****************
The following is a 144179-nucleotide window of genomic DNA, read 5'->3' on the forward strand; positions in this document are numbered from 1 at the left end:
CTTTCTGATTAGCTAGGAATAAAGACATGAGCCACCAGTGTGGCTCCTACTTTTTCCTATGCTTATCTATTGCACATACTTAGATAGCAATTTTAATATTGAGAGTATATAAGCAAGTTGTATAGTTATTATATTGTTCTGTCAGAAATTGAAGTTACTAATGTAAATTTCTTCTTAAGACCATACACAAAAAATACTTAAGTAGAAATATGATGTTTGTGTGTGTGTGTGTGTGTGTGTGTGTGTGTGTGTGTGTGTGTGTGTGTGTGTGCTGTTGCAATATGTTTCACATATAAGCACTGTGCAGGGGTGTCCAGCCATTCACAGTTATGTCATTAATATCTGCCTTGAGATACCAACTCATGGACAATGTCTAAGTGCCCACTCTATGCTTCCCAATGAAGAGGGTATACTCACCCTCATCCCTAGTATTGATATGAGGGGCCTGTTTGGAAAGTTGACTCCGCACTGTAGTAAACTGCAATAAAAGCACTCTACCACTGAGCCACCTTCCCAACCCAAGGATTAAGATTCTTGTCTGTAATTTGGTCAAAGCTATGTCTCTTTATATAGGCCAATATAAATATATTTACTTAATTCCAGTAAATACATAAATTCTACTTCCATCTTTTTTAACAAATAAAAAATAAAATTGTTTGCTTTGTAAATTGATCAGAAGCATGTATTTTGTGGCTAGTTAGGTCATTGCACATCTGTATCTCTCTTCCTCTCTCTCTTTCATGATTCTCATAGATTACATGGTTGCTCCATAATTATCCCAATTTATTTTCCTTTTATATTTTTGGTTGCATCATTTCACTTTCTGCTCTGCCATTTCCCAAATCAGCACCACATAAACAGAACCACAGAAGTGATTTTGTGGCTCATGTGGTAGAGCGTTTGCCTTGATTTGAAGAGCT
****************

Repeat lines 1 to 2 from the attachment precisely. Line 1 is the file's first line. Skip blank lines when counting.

The following is a 144179-nucleotide window of genomic DNA, read 5'->3' on the forward strand; positions in this document are numbered from 1 at the left end:
CTTTCTGATTAGCTAGGAATAAAGACATGAGCCACCAGTGTGGCTCCTACTTTTTCCTATGCTTATCTATTGCACATACTTAGATAGCAATTTTAATATTGAGAGTATATAAGCAAGTTGTATAGTTATTATATTGTTCTGTCAGAAATTGAAGTTACTAATGTAAATTTCTTCTTAAGACCATACACAAAAAATACTTAAGTAGAAATATGATGTTTGTGTGTGTGTGTGTGTGTGTGTGTGTGTGTGTGTGTGTGTGTGTGTGTGTGTGCTGTTGCAATATGTTTCACATATAAGCACTGTGCAGGGGTGTCCAGCCATTCACAGTTATGTCATTAATATCTGCCTTGAGATACCAACTCATGGACAATGTCTAAGTGCCCACTCTATGCTTCCCAATGAAGAGGGTATACTCACCCTCATCCCTAGTATTGATATGAGGGGCCTGTTTGGAAAGTTGACTCCGCACTGTAGTAAACTGCAATAAAAGCACTCTACCACTGAGCCACCTTCCCAACCCAAGGATTAAGATTCTTGTCTGTAATTTGGTCAAAGCTATGTCTCTTTATATAGGCCAATATAAATATATTTACTTAATTCCAGTAAATACATAAATTCTACTTCCATCTTTTTTAACAAATAAAAAATAAAATTGTTTGCTTTGTAAATTGATCAGAAGCATGTATTTTGTGGCTAGTTAGGTCATTGCACATCTGTATCTCTCTTCCTCTCTCTCTTTCATGATTCTCATAGATTACATGGTTGCTCCATAATTATCCCAATTTATTTTCCTTTTATATTTTTGGTTGCATCATTTCACTTTCTGCTCTGCCATTTCCCAAATCAGCACCACATAAACAGAACCACAGAAGTGATTTTGTGGCTCATGTGGTAGAGCGTTTGCCTTGATTTGAAGAGCT